Four stars, read in August 2017.
I love the format of this book, the way each section is told from the perspective of one of the house’s victims. It felt especially intimate that way, making the story personal and a little emotional as well as creepy.
This is the sixth of Mitchell’s books that I’ve read, and I really wonder what it would be like for someone who hasn’t read his others. Knowing who [a certain character toward the end] was really affected the way I experienced the last section, and I wonder how well all the Horology elements would have worked for me if I hadn’t read The Bone Clocks already. (Side note: I listened to this on audio, so I may be remembering spellings incorrectly.) The second half of Slade House suddenly hit all of that stuff hard, and I feel like it may have seemed abrupt and overly complicated to someone who’d spent the first half of the book thinking it was just a scary story. If I’d been concentrating harder, I could have seen it from a newcomer’s perspective as well as my own, but I wasn’t.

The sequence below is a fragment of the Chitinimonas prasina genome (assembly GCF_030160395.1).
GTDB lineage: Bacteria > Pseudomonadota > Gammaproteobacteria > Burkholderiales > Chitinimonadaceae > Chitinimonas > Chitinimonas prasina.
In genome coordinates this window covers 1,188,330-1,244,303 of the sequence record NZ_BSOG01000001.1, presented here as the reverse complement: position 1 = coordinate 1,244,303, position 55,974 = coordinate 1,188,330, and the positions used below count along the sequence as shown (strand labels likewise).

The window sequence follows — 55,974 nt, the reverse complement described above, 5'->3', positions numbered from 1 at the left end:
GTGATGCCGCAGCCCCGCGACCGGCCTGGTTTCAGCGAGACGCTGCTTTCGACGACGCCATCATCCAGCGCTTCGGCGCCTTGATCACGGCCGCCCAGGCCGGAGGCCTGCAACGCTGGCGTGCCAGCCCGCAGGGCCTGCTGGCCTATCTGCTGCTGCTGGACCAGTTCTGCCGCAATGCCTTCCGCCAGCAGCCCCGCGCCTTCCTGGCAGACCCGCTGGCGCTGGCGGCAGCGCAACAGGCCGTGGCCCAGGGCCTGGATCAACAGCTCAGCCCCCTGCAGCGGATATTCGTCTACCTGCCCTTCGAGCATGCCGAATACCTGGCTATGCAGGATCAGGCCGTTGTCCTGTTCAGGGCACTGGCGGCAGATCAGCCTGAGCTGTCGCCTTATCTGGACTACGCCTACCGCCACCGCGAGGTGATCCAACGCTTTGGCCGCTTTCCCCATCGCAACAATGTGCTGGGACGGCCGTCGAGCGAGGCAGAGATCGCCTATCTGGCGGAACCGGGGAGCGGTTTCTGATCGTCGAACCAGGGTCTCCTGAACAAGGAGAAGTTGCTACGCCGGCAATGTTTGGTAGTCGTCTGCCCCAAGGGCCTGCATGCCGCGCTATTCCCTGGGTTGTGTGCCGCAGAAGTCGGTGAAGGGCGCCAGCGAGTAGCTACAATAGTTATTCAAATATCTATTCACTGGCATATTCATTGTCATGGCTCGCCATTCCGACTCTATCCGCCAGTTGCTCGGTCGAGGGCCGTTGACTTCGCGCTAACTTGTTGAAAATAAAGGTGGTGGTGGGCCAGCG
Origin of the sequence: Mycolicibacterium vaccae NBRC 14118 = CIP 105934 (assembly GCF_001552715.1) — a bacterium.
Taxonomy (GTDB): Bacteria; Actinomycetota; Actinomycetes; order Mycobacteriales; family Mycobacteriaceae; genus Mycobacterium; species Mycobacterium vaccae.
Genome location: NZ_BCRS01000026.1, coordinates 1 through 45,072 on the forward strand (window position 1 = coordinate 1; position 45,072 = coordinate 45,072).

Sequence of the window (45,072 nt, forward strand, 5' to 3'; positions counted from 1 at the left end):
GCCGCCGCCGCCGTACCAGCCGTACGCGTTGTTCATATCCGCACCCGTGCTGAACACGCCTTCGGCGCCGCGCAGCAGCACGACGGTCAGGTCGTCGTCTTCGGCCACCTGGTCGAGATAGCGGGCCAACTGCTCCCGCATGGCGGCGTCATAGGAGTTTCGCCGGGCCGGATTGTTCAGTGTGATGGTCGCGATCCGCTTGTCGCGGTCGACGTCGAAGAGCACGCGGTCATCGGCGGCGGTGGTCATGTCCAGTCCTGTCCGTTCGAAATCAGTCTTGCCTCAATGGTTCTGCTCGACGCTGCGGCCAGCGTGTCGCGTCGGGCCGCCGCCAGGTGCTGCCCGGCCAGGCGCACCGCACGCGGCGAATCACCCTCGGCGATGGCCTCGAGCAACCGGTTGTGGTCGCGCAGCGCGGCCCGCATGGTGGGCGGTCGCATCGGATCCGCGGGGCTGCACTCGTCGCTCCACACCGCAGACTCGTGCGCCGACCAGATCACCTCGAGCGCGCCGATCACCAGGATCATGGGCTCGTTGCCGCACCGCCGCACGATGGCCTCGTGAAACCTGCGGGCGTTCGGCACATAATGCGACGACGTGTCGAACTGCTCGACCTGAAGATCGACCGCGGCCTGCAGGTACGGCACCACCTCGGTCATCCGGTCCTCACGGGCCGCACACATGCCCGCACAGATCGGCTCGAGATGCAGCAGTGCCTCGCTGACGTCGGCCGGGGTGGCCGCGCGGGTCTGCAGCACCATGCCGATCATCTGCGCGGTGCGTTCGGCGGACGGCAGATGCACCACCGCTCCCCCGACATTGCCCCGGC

This—like the rest of Mitchell’s books—doesn’t quite live up to Cloud Atlas for me, but in a way that . . . doesn’t bother me, if that makes sense? I just really enjoy being in that world for a while. And Slade House is much creepier than the others, even a little gory—which would not be my preference in general, but was a pretty cool angle for one book in the collection to take. If you’re a fan of either David Mitchell or the horror/fantasy genres, you’ll want to try it out.